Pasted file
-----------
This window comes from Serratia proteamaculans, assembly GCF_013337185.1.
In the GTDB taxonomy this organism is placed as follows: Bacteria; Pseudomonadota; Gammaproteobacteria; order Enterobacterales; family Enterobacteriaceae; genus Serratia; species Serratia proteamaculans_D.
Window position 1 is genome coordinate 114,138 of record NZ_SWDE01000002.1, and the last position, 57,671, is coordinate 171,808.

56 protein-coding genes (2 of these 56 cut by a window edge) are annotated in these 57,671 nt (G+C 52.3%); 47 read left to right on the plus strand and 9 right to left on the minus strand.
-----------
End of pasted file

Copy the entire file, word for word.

This window comes from Serratia proteamaculans, assembly GCF_013337185.1.
In the GTDB taxonomy this organism is placed as follows: Bacteria; Pseudomonadota; Gammaproteobacteria; order Enterobacterales; family Enterobacteriaceae; genus Serratia; species Serratia proteamaculans_D.
Window position 1 is genome coordinate 114,138 of record NZ_SWDE01000002.1, and the last position, 57,671, is coordinate 171,808.

56 protein-coding genes (2 of these 56 cut by a window edge) are annotated in these 57,671 nt (G+C 52.3%); 47 read left to right on the plus strand and 9 right to left on the minus strand.